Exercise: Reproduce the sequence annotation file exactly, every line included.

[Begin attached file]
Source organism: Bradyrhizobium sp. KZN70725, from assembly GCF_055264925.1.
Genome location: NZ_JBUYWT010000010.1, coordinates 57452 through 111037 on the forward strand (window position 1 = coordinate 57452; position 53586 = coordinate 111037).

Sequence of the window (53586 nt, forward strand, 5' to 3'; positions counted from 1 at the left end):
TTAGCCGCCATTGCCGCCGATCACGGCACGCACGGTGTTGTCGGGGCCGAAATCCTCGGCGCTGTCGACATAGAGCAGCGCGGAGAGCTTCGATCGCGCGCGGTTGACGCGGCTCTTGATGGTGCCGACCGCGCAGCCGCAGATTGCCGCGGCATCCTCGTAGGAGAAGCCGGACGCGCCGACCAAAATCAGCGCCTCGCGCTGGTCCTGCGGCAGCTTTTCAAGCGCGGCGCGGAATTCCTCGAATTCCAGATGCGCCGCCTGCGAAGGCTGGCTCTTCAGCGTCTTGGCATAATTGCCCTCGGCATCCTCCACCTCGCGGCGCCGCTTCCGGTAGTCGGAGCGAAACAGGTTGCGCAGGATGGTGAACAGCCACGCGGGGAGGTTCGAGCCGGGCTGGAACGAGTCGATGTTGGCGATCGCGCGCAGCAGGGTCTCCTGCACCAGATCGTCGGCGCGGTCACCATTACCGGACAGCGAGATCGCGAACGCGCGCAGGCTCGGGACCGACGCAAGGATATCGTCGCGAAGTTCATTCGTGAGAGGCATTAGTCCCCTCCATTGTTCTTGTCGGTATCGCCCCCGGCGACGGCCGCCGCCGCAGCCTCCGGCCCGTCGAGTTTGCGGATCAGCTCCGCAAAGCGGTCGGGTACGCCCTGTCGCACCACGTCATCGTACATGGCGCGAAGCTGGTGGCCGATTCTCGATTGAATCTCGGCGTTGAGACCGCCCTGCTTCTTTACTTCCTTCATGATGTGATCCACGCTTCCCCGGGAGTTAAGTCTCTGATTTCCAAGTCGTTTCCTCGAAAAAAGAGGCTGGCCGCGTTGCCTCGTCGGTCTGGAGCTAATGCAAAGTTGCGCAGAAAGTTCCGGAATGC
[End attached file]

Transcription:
Source organism: Bradyrhizobium sp. KZN70725, from assembly GCF_055264925.1.
Genome location: NZ_JBUYWT010000010.1, coordinates 57452 through 111037 on the forward strand (window position 1 = coordinate 57452; position 53586 = coordinate 111037).

Sequence of the window (53586 nt, forward strand, 5' to 3'; positions counted from 1 at the left end):
TTAGCCGCCATTGCCGCCGATCACGGCACGCACGGTGTTGTCGGGGCCGAAATCCTCGGCGCTGTCGACATAGAGCAGCGCGGAGAGCTTCGATCGCGCGCGGTTGACGCGGCTCTTGATGGTGCCGACCGCGCAGCCGCAGATTGCCGCGGCATCCTCGTAGGAGAAGCCGGACGCGCCGACCAAAATCAGCGCCTCGCGCTGGTCCTGCGGCAGCTTTTCAAGCGCGGCGCGGAATTCCTCGAATTCCAGATGCGCCGCCTGCGAAGGCTGGCTCTTCAGCGTCTTGGCATAATTGCCCTCGGCATCCTCCACCTCGCGGCGCCGCTTCCGGTAGTCGGAGCGAAACAGGTTGCGCAGGATGGTGAACAGCCACGCGGGGAGGTTCGAGCCGGGCTGGAACGAGTCGATGTTGGCGATCGCGCGCAGCAGGGTCTCCTGCACCAGATCGTCGGCGCGGTCACCATTACCGGACAGCGAGATCGCGAACGCGCGCAGGCTCGGGACCGACGCAAGGATATCGTCGCGAAGTTCATTCGTGAGAGGCATTAGTCCCCTCCATTGTTCTTGTCGGTATCGCCCCCGGCGACGGCCGCCGCCGCAGCCTCCGGCCCGTCGAGTTTGCGGATCAGCTCCGCAAAGCGGTCGGGTACGCCCTGTCGCACCACGTCATCGTACATGGCGCGAAGCTGGTGGCCGATTCTCGATTGAATCTCGGCGTTGAGACCGCCCTGCTTCTTTACTTCCTTCATGATGTGATCCACGCTTCCCCGGGAGTTAAGTCTCTGATTTCCAAGTCGTTTCCTCGAAAAAAGAGGCTGGCCGCGTTGCCTCGTCGGTCTGGAGCTAATGCAAAGTTGCGCAGAAAGTTCCGGAATGC